Skip to content
“Yiddish is still a living language, one that is attracting new speakers wanting to find a different way to express their Jewishness and their passion for keeping the language and its culture alive.”
Der tate firt mir far a hant in shul
der tog iz frimorgndik zunik,
der tog iz – yom-tov

Thus starts one of my favourite Yiddish poems, by H. Leivick (1888-1962):
My father leads me by the hand to shul (synagogue)
Today is early, a sunny morning
Today is – yom-tov (holiday)

Never mind that ‘holiday’ doesn’t quite work for yom-tov, the poem is a nostalgic look back to the old country… The marketplace and all of the shops are closed, today father is gentle, like yom-tov. They are watched over by God. It’s Pesach (Passover). Father walks and the child narrator dances along, his small hand in the hand of his father.

‘kh bin alt geven finf yor,
un der tate iz geven – eybik

I was five years old,
My father was – eternity

Never mind that Leivick’s own family background was not happy, and that for many years he was a Communist despite his religious background, he writes about a world that is gone. Gone, but not quite vanished. In Lithuania, I’ve been in villages where the shops and the markets were once Jewish, and where some of the houses round the former market areas still bore traces of mezuzahs (small containers carrying religious texts) on their doorposts.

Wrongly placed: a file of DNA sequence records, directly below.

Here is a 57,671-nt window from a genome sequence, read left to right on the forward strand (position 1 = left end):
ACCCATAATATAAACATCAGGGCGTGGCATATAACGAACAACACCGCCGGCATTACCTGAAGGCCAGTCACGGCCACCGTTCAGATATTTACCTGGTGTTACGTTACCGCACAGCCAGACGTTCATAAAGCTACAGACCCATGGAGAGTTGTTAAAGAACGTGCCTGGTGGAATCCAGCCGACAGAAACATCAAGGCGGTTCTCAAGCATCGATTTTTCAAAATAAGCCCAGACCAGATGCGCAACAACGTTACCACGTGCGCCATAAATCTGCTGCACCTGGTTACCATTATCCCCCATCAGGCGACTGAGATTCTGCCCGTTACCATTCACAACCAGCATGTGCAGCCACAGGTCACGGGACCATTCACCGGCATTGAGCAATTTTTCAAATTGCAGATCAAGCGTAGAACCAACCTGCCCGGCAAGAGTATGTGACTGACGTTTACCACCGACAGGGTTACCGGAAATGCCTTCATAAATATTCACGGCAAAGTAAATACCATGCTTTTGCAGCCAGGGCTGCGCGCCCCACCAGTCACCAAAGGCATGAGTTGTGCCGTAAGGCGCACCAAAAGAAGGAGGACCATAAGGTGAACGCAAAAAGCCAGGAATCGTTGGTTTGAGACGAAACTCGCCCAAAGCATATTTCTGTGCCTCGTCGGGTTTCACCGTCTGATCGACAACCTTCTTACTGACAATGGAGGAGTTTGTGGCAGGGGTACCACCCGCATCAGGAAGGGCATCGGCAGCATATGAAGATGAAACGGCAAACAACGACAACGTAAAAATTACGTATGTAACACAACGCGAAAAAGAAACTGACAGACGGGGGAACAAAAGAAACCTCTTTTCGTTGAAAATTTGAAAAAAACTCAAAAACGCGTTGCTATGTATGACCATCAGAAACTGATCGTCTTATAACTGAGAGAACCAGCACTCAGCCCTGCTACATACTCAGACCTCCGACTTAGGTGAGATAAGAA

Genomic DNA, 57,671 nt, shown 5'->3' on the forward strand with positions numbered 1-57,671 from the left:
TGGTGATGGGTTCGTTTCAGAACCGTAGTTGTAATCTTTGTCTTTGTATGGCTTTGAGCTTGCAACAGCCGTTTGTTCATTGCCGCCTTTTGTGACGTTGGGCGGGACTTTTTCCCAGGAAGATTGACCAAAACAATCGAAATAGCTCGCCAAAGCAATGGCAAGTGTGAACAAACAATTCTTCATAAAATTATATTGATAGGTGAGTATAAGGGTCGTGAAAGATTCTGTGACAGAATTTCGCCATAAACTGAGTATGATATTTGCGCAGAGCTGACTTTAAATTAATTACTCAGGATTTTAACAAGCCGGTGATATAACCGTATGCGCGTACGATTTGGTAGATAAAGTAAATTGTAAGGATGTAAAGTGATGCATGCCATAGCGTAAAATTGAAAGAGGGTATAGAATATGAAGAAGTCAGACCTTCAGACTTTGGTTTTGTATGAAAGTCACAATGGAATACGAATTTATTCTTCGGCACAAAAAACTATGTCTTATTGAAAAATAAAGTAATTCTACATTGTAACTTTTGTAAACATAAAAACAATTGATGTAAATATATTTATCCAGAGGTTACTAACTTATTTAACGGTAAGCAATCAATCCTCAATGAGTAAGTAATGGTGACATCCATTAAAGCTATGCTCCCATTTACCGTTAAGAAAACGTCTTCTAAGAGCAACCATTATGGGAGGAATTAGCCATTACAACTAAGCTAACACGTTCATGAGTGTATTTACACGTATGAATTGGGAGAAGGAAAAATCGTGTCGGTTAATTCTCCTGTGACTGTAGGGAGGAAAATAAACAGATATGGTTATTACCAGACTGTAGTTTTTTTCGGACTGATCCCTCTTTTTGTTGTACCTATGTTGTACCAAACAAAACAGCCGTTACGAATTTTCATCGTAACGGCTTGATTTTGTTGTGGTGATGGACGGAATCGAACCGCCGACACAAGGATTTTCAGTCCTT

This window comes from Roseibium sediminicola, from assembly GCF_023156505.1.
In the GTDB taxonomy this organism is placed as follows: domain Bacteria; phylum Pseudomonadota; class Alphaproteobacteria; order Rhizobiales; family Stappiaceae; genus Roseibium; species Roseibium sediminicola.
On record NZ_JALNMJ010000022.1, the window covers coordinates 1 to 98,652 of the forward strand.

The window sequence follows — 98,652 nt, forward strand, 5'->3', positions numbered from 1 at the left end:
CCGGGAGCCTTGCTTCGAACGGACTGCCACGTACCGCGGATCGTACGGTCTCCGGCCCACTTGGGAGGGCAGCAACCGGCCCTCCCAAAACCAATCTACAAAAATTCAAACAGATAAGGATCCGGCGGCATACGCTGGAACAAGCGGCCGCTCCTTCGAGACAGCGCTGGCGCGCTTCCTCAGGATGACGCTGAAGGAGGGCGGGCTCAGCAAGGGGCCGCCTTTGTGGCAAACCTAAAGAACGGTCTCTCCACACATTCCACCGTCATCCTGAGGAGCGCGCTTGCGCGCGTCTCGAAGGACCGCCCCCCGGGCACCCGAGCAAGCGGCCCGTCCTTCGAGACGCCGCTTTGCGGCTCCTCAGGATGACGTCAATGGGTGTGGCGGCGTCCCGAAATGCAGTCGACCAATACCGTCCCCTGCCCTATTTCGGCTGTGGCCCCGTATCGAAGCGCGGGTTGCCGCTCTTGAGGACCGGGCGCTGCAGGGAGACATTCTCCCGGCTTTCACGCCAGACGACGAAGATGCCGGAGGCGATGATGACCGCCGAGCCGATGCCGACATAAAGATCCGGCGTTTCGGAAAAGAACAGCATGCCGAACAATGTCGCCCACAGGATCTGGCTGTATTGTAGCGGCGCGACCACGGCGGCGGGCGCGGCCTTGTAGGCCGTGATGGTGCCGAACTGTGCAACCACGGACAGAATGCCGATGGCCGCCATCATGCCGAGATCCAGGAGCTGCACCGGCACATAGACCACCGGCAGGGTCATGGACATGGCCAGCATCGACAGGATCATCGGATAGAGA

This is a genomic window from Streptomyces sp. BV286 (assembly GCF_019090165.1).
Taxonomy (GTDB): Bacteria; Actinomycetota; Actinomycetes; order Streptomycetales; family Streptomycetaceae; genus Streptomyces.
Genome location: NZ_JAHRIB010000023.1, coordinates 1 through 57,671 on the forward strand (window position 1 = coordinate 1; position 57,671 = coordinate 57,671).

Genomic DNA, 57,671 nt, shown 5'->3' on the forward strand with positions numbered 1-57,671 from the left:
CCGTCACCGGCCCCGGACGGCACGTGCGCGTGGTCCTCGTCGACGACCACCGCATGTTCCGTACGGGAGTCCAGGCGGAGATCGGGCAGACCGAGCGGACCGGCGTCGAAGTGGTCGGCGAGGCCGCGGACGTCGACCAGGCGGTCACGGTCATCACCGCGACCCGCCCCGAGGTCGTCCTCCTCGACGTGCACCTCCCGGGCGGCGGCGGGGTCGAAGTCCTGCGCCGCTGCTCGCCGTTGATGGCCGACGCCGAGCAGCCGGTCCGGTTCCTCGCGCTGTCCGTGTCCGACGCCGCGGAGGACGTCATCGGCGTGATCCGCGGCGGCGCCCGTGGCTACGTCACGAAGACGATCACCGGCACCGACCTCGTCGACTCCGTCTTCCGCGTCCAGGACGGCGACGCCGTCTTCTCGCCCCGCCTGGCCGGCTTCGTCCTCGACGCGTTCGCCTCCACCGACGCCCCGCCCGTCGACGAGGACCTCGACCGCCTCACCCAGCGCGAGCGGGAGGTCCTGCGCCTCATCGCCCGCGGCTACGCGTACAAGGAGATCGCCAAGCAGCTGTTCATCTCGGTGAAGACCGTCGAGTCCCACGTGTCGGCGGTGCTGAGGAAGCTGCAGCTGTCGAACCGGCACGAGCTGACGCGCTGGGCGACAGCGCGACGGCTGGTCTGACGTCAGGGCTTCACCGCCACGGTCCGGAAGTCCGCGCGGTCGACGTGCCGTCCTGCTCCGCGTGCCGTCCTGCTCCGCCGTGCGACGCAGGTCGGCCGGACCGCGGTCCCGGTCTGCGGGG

The language he wrote in… is that also gone, but not quite vanished?

A few years ago, for my own amusement, I listed a number of words in relatively common use in British-English that were Yiddish in origin – including chutzpah, schlep, klutz and nosh among many others. Had I used American-English the list would have been much longer. Indeed, most of the Yiddish words in British-English probably came over from the USA. This reflects both the number of Jews in the United States compared to the UK and their influence on public life, popular culture and speech in each country. And by Jews, I mean here Jews of central and east European descent – the Ashkenazim – whose historic language, Yiddish, was, roughly-speaking, a blend of medieval German, Hebrew and Slavic languages. The language stories of Sephardi Jews (those who came originally from Spain and Portugal) and Mizrahi Jews (those who came from other countries of the Middle East and North Africa) are distinctly different!